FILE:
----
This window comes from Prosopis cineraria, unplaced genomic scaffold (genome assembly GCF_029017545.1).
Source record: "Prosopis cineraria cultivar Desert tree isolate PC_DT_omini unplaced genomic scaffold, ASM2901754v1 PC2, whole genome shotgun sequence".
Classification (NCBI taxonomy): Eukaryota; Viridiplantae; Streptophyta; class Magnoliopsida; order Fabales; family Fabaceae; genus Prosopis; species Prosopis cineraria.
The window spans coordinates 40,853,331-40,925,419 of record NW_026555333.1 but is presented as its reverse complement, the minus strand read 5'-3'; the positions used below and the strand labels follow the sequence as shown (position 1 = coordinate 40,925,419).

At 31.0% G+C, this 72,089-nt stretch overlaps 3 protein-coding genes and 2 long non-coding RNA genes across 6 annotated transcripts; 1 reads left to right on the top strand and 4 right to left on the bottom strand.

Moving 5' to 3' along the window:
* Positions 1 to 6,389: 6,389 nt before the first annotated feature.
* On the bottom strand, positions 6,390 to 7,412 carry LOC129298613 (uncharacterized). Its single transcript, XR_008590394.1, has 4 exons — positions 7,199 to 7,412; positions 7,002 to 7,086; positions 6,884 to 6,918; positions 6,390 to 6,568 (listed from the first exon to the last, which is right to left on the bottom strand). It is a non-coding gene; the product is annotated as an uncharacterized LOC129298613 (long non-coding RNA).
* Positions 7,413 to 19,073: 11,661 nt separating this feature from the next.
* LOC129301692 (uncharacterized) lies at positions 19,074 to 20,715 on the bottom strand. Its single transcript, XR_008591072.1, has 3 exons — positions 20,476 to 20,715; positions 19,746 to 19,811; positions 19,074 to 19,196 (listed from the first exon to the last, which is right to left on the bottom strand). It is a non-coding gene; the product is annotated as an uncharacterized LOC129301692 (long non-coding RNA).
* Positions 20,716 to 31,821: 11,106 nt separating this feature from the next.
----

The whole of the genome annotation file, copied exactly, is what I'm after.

This window comes from Prosopis cineraria, unplaced genomic scaffold (genome assembly GCF_029017545.1).
Source record: "Prosopis cineraria cultivar Desert tree isolate PC_DT_omini unplaced genomic scaffold, ASM2901754v1 PC2, whole genome shotgun sequence".
Classification (NCBI taxonomy): Eukaryota; Viridiplantae; Streptophyta; class Magnoliopsida; order Fabales; family Fabaceae; genus Prosopis; species Prosopis cineraria.
The window spans coordinates 40,853,331-40,925,419 of record NW_026555333.1 but is presented as its reverse complement, the minus strand read 5'-3'; the positions used below and the strand labels follow the sequence as shown (position 1 = coordinate 40,925,419).

At 31.0% G+C, this 72,089-nt stretch overlaps 3 protein-coding genes and 2 long non-coding RNA genes across 6 annotated transcripts; 1 reads left to right on the top strand and 4 right to left on the bottom strand.

Moving 5' to 3' along the window:
* Positions 1 to 6,389: 6,389 nt before the first annotated feature.
* On the bottom strand, positions 6,390 to 7,412 carry LOC129298613 (uncharacterized). Its single transcript, XR_008590394.1, has 4 exons — positions 7,199 to 7,412; positions 7,002 to 7,086; positions 6,884 to 6,918; positions 6,390 to 6,568 (listed from the first exon to the last, which is right to left on the bottom strand). It is a non-coding gene; the product is annotated as an uncharacterized LOC129298613 (long non-coding RNA).
* Positions 7,413 to 19,073: 11,661 nt separating this feature from the next.
* LOC129301692 (uncharacterized) lies at positions 19,074 to 20,715 on the bottom strand. Its single transcript, XR_008591072.1, has 3 exons — positions 20,476 to 20,715; positions 19,746 to 19,811; positions 19,074 to 19,196 (listed from the first exon to the last, which is right to left on the bottom strand). It is a non-coding gene; the product is annotated as an uncharacterized LOC129301692 (long non-coding RNA).
* Positions 20,716 to 31,821: 11,106 nt separating this feature from the next.